Reporting from Las Vegas -- Dewayne Dedmon’s face belonged on a milk carton in USC’s previous four games.
The 7-foot sophomore had all but vanished from the box scores, turning Coach Kevin O’Neill’s lofty hype that Dedmon was a future NBA lottery pick into a foolhardy forecast.
Against Nevada Las Vegas on Friday, Dedmon finally made an impact — only not the kind he wanted.
Showcasing the inexperience of a player who began playing organized basketball at 18, Dedmon drew a game-turning technical foul in the second half that keyed UNLV’s 66-55 win in the Las Vegas Invitational.
With USC leading by two and 9 minutes 38 seconds left, Dedmon argued a bit too much with a referee after being issued his fourth personal foul.
“It was pretty shocking,” said Dedmon, who scored four points in five minutes, “but I guess I did enough to get a technical.”
After the call, the Rebels (6-0) went on an 8-0 run. And later, after USC forward Aaron Fuller fouled out, a 9-2 surge clinched their victory while the largely pro-UNLV crowd of 7,200 at the Orleans Arena cheered them on.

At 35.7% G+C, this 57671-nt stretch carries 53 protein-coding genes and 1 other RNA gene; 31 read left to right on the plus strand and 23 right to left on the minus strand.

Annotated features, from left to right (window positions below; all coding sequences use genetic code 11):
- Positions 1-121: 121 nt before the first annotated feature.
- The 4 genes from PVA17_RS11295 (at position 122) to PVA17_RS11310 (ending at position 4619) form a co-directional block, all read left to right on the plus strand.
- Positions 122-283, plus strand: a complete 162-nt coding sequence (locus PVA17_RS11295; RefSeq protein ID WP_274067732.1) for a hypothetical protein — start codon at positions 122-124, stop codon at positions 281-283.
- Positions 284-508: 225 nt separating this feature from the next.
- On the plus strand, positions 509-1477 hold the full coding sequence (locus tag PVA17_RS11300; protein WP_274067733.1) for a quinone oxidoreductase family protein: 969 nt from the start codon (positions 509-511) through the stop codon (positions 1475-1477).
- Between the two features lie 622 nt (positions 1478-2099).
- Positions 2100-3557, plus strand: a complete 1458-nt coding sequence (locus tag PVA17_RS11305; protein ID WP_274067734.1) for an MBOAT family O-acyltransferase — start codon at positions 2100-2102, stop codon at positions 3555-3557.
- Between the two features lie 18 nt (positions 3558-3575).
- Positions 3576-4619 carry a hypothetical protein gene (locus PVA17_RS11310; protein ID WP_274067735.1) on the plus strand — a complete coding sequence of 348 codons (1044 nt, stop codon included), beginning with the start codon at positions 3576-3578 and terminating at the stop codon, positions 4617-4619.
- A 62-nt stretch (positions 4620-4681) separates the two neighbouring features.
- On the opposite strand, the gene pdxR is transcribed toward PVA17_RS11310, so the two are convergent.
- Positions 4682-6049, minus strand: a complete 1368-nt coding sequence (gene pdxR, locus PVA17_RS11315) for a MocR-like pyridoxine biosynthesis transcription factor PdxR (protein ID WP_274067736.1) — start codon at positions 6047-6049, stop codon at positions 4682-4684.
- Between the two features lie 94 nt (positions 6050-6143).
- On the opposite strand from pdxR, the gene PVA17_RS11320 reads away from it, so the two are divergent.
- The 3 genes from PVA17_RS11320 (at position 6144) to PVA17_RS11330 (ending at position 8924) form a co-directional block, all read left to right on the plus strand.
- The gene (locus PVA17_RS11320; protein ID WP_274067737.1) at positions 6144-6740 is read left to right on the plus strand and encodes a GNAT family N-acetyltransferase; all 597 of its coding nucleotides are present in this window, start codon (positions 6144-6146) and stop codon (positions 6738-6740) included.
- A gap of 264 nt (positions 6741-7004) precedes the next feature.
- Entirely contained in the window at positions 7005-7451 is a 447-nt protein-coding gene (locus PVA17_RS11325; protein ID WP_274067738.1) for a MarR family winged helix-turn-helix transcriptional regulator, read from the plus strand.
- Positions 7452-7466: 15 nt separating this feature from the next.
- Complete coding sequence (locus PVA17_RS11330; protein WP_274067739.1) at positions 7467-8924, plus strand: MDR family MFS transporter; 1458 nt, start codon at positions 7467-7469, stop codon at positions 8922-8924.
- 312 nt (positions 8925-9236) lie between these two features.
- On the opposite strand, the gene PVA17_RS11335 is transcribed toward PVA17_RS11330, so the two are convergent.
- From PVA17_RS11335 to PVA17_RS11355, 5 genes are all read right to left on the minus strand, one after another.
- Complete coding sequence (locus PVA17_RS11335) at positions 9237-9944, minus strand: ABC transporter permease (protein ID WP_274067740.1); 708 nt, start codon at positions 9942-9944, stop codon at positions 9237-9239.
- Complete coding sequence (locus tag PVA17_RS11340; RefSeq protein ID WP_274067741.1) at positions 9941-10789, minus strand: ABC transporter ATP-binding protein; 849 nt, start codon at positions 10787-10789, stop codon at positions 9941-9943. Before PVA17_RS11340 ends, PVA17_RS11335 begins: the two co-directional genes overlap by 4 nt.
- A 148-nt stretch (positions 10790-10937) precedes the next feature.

“Those kinds of things hurt,” O’Neill said of the technical. “He knows it wasn’t the right thing.”
USC (2-4) on Saturday will face South Carolina, which lost, 87-62, to No. 1-ranked North Carolina on Friday night.
About two dozen NBA scouts lined press row for a look at the Tar Heels. For those who saw Dedmon, the glimpse was disappointing.
Earlier this week, O’Neill stood by his high-praise projection about Dedmon but said the sophomore had been affected by the hype.
On Friday, Dedmon disagreed.
“I’m just really trying to play and struggling at the start,” he said. “Once I get into a flow, I feel everything will get better.”
What’s he struggling with most?
“Just the whole speed of Division I college basketball,” he said.
USC is also struggling with how to finish games after losing for the fourth time this season despite leading in the second half.
“It’s something we’ve got to figure out,” said guard Maurice Jones, who scored 11 points.
UNLV, led by Oscar Bellfield’s 14 points, made 17 free throws to USC’s six, extending the Trojans’ trend of being outscored from the line.
Other lopsided categories favoring UNLV: points off turnovers (28 to nine) and bench points (28 to eight).
Those statistics negated 16-point efforts by freshman guard Byron Wesley and Fuller, and the fact that USC outshot UNLV from the floor, 52% to 41%.
O’Neill isn’t worried — or at least he isn’t admitting it.
“I don’t know what anybody expected,” he said. “You change your whole roster for the third time in three years, it’s just the way it is.
“I’m not down on the way we’re playing at all.”